The calculation is a straightforward application of the wavelength equation. Entering the determined values for and yields
Inverting to find gives
Discussion for (a)
This is indeed the experimentally observed wavelength, corresponding to the second (blue-green) line in the Balmer series. More impressive is the fact that the same simple recipe predicts all of the hydrogen spectrum lines, including new ones observed in subsequent experiments. What is nature telling us?
Solution for (b)
Double-slit interference (Wave Optics). To obtain constructive interference for a double slit, the path length difference from two slits must be an integral multiple of the wavelength. This condition was expressed by the equation
where is the distance between slits and is the angle from the original direction of the beam. The number is the order of the interference; in this example. Solving for and entering known values yields
Discussion for (b)
This number is similar to those used in the interference examples of Introduction to Quantum Physics (and is close to the spacing between slits in commonly used diffraction glasses).
Bohr’s Solution for Hydrogen
Bohr was able to derive the formula for the hydrogen spectrum using basic physics, the planetary model of the atom, and some very important new proposals. His first proposal is that only certain orbits are allowed: we say that the orbits of electrons in atoms are quantized. Each orbit has a different energy, and electrons can move to a higher orbit by absorbing energy and drop to a lower orbit by emitting energy. If the orbits are quantized, the amount of energy absorbed or emitted is also quantized, producing discrete spectra. Photon absorption and emission are among the primary methods of transferring energy into and out of atoms. The energies of the photons are quantized, and their energy is explained as being equal to the change in energy of the electron when it moves from one orbit to another. In equation form, this is
Here, is the change in energy between the initial and final orbits, and is the energy of the absorbed or emitted photon. It is quite logical (that is, expected from our everyday experience) that energy is involved in changing orbits. A blast of energy is required for the space shuttle, for example, to climb to a higher orbit. What is not expected is that atomic orbits should be quantized. This is not observed for satellites or planets, which can have any orbit given the proper energy. (See Figure 30.17.)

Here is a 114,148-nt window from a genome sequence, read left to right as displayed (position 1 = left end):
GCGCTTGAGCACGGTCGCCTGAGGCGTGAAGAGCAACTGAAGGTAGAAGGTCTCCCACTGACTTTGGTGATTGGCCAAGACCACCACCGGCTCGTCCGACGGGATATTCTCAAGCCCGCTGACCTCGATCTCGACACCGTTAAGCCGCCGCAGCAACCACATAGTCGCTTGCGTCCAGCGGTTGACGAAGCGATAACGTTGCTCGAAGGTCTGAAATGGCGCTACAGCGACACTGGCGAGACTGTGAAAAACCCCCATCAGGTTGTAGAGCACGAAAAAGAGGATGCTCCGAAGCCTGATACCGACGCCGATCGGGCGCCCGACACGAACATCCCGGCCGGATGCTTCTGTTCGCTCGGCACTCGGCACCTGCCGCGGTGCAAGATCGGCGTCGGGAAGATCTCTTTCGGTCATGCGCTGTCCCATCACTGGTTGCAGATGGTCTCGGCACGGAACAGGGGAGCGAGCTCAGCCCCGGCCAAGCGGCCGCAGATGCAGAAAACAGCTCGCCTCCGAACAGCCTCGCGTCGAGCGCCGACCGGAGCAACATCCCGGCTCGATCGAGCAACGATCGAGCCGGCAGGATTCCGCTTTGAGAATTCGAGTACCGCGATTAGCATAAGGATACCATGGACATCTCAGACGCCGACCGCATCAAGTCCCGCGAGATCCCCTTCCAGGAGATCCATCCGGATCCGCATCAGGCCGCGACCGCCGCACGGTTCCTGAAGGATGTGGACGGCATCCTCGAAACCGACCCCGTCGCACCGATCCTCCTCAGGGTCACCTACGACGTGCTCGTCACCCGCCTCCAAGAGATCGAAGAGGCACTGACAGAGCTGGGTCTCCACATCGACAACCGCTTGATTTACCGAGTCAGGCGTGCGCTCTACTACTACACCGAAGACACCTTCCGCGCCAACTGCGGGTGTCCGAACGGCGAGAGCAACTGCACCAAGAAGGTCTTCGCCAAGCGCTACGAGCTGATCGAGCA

Figure 30.18 shows an energy-level diagram, a convenient way to display energy states. In the present discussion, we take these to be the allowed energy levels of the electron. Energy is plotted vertically with the lowest or ground state at the bottom and with excited states above. Given the energies of the lines in an atomic spectrum, it is possible (although sometimes very difficult) to determine the energy levels of an atom. Energy-level diagrams are used for many systems, including molecules and nuclei. A theory of the atom or any other system must predict its energies based on the physics of the system.
Bohr was clever enough to find a way to calculate the electron orbital energies in hydrogen. This was an important first step that has been improved upon, but it is well worth repeating here, because it does correctly describe many characteristics of hydrogen. Assuming circular orbits, Bohr proposed that the angular momentum of an electron in its orbit is quantized, that is, it has only specific, discrete values. The value for is given by the formula
where is the angular momentum, is the electron’s mass, is the radius of the th orbit, and is Planck’s constant. Note that angular momentum is . For a small object at a radius and , so that . Quantization says that this value of can only be equal to , etc. At the time, Bohr himself did not know why angular momentum should be quantized, but using this assumption he was able to calculate the energies in the hydrogen spectrum, something no one else had done at the time.
From Bohr’s assumptions, we will now derive a number of important properties of the hydrogen atom from the classical physics we have covered in the text. We start by noting the centripetal force causing the electron to follow a circular path is supplied by the Coulomb force. To be more general, we note that this analysis is valid for any single-electron atom. So, if a nucleus has protons ( for hydrogen, 2 for helium, etc.) and only one electron, that atom is called a hydrogen-like atom. The spectra of hydrogen-like ions are similar to hydrogen, but shifted to higher energy by the greater attractive force between the electron and nucleus. The magnitude of the centripetal force is , while the Coulomb force is . The tacit assumption here is that the nucleus is more massive than the stationary electron, and the electron orbits about it. This is consistent with the planetary model of the atom. Equating these,